I started my SQL Server career almost 15 years ago. At the time the company I was working for was downloading AS/400 data into Access databases, and I was hired to manage that process. Needless to say, this wasn’t the most optimal way to report on the data, since soon after my arrival these Access databases were nearing their size limits. This was back in the early 2000s, and I imagine this approach was pretty common at the time. Eventually I ended up moving all the data to a SQL Server (2000 version) and I created DTS packages to migrate the data.
A year or so later I went from an accidental DBA to a full time DBA overnight. I have another blog from years ago that explains that scenario. But, in any event, up until this year I’ve been a DBA. Installing, configuring SQL Servers. Multiple drives, multiple file groups. Spreading TempDB over several disks. Creating backup and recovery strategies. Database architecture. Indexing strategies. Query tuning. Mirroring. Replication. Clusters. I’ve done it all. I have not implemented Always On/Availability Groups except in a tutorial setting, but I’m confident I could pull that off too if I had to. Over the course of that time I’ve done quite a bit of SSIS (SQL Server Integration Services) work, mainly to just move data from a legacy system to SQL Server so it could be analyzed and reported on.
This past January I was offered (and I accepted) a position with a new company called Talavant (again, documented in an earlier blog of mine). I am a consultant, as I was with my previous employer, but an entirely different type of consultant. I have been thrust into the world of Business Intelligence.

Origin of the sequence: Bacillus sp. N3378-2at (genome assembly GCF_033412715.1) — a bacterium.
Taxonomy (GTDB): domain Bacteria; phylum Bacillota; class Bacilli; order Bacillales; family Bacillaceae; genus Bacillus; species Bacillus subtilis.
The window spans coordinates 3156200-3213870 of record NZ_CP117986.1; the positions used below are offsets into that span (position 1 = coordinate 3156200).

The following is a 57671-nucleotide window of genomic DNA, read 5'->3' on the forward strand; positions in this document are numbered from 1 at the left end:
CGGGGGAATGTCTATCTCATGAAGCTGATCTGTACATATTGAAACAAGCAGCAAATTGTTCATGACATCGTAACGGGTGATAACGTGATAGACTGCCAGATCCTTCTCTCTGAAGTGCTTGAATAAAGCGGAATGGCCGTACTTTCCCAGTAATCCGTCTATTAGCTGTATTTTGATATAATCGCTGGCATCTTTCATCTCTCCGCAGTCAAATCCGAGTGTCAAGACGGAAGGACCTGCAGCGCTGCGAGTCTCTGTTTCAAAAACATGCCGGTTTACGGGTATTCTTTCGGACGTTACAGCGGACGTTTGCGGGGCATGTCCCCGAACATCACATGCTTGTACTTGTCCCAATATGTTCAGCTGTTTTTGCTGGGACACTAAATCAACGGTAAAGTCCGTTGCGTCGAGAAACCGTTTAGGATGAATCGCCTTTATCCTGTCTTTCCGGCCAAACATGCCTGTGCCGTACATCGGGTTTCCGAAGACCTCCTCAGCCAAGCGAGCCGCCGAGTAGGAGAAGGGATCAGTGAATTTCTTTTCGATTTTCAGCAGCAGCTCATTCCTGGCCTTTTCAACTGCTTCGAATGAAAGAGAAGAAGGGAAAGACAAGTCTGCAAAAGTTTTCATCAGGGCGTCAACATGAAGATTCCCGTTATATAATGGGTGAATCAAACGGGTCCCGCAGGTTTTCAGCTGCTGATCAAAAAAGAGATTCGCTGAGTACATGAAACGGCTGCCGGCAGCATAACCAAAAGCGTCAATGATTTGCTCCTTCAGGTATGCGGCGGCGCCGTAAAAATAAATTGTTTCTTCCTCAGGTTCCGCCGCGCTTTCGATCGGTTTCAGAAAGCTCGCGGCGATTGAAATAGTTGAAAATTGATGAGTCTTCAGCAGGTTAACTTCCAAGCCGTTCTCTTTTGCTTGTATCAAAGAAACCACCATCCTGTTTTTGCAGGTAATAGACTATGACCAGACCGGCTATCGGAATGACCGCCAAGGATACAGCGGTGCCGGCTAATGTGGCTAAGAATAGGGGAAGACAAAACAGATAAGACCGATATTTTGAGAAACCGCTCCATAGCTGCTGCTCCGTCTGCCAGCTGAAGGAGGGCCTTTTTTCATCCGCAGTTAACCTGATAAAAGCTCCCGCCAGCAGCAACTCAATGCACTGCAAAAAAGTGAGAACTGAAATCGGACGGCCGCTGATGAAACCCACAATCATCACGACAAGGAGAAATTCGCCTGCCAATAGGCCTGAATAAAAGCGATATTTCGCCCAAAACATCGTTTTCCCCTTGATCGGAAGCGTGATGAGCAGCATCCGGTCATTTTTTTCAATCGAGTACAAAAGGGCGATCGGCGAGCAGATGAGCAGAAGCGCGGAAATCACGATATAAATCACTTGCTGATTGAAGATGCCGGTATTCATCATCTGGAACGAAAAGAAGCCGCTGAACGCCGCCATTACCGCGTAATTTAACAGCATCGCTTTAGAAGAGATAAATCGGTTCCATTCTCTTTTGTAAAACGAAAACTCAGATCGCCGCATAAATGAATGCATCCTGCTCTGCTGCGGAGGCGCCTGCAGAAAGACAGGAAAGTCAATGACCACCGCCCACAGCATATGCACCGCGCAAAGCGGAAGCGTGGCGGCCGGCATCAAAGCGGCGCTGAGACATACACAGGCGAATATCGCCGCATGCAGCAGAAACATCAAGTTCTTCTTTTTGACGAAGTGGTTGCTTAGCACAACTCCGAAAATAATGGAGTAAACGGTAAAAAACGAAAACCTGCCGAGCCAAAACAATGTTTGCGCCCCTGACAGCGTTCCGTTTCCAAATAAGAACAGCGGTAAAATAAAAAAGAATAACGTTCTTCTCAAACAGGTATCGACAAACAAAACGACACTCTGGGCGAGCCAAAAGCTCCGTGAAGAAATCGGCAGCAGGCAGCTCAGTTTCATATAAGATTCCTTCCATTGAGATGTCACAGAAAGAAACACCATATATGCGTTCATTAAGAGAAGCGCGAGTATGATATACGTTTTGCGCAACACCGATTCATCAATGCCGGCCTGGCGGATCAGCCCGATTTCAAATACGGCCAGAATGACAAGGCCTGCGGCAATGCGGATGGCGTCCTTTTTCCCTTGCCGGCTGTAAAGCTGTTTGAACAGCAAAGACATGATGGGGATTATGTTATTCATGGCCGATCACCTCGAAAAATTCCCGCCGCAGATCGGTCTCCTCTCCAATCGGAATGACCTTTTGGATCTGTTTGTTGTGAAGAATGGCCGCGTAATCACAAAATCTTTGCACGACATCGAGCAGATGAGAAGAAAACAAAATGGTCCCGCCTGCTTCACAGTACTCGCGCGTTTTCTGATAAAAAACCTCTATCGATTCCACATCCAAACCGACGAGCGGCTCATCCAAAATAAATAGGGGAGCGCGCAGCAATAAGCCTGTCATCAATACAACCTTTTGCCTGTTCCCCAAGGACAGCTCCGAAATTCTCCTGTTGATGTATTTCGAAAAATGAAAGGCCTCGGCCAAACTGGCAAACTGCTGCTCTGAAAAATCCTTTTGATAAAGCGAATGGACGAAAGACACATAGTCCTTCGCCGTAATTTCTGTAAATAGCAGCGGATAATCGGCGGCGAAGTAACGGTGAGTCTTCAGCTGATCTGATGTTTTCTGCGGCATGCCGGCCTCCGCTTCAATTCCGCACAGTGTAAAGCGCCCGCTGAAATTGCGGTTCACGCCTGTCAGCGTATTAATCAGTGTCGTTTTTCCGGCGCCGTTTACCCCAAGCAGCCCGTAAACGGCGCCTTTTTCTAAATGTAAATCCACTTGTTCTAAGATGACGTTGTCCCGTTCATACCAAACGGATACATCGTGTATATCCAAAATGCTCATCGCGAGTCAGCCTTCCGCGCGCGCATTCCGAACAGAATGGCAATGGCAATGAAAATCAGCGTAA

I knew very little about SQL Server Reporting Services. I knew absolutely nothing about SQL Server Analysis Services. I hadn’t really worked with TFS (Team Foundation Server) or SQL Projects before. I was walking into a foreign country where I didn’t speak the language.
It’s been quite the learning process. Every day I feel more comfortable with what I am doing. I am now deploying cubes, SSIS projects, and databases. Every day I am learning something new – whether it’s MDX code in SSAS, C# code in a complex SSIS project, or a PowerShell script to deploy databases to a test environment.
SQL Server is not just a database platform anymore. It is a complete package to house data and report on it in a variety of ways. Whether it is creating a Pivot table in Excel, using third party tools like Tableau or Pyramid Analytics, or just creating a simple Reporting Services report.
I can’t remember the last time I restored a database from a backup. I have not seen an execution plan in over half a year. My new focus is to present data to the end user in the quickest, easiest, and most efficient way possible. It’s a pretty big learning curve, but I’m climbing up that hill and have no intention of heading back down.